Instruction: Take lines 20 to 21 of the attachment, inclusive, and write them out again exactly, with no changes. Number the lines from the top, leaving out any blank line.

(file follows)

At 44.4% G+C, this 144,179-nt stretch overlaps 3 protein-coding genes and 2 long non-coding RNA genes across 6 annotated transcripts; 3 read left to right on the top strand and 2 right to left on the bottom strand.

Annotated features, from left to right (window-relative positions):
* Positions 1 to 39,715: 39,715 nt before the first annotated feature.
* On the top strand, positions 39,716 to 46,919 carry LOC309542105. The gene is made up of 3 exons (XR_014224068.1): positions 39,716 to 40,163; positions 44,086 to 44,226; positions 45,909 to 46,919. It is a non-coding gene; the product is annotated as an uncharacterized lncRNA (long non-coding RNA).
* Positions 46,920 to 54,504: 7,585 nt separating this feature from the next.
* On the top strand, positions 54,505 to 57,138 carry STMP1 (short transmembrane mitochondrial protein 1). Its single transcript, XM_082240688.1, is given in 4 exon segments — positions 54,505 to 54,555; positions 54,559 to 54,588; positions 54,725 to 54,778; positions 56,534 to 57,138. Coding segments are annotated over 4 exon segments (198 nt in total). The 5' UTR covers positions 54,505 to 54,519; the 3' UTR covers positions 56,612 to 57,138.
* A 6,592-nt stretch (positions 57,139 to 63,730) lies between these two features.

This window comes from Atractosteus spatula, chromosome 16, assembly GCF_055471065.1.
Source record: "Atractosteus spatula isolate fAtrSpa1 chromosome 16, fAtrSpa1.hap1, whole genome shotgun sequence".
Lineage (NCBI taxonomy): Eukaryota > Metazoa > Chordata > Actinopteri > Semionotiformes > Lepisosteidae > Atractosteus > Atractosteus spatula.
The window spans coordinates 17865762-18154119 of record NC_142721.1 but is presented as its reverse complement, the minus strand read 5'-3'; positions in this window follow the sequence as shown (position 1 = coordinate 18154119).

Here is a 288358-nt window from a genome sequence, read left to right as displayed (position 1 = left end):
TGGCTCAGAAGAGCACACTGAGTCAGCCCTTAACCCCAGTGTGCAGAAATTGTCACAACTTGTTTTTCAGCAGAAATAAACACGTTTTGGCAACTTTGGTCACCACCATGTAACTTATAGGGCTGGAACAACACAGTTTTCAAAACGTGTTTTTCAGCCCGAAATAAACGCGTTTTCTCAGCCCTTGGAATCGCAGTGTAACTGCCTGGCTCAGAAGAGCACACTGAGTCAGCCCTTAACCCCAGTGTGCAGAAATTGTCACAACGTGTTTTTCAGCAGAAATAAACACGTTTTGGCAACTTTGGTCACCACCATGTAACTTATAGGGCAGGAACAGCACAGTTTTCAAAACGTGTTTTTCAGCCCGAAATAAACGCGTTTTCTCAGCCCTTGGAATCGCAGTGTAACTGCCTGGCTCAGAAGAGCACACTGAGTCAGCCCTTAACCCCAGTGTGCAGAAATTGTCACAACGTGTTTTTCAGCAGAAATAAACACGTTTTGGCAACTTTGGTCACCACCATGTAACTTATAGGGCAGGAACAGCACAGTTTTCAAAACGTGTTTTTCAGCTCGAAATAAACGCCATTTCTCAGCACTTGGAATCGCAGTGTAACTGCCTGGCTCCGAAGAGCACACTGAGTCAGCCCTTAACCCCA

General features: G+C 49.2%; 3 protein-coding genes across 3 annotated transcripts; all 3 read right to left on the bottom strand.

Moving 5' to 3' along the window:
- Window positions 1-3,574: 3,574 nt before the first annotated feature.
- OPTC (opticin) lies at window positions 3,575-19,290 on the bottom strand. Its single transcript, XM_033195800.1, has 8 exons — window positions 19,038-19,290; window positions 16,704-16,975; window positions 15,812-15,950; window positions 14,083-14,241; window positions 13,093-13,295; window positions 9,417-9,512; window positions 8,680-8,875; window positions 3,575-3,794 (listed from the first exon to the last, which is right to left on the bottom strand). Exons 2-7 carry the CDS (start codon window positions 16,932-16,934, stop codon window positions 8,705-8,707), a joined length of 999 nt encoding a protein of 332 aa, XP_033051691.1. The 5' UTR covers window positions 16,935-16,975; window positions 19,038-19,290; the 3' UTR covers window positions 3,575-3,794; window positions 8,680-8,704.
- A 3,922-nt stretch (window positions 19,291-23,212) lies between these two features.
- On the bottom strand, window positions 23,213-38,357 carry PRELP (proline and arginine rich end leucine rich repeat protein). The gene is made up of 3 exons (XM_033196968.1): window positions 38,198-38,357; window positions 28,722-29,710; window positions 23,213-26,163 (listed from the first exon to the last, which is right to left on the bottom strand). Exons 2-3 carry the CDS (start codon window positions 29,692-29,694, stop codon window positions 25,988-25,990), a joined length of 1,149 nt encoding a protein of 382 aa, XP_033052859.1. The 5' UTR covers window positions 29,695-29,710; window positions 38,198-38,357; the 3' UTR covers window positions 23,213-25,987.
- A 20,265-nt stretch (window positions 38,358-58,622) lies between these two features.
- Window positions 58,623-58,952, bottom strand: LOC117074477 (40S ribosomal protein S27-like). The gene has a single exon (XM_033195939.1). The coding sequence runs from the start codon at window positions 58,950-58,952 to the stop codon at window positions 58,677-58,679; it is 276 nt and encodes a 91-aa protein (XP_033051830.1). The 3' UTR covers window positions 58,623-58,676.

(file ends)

- A 20,265-nt stretch (window positions 38,358-58,622) lies between these two features.
- Window positions 58,623-58,952, bottom strand: LOC117074477 (40S ribosomal protein S27-like). The gene has a single exon (XM_033195939.1). The coding sequence runs from the start codon at window positions 58,950-58,952 to the stop codon at window positions 58,677-58,679; it is 276 nt and encodes a 91-aa protein (XP_033051830.1). The 3' UTR covers window positions 58,623-58,676.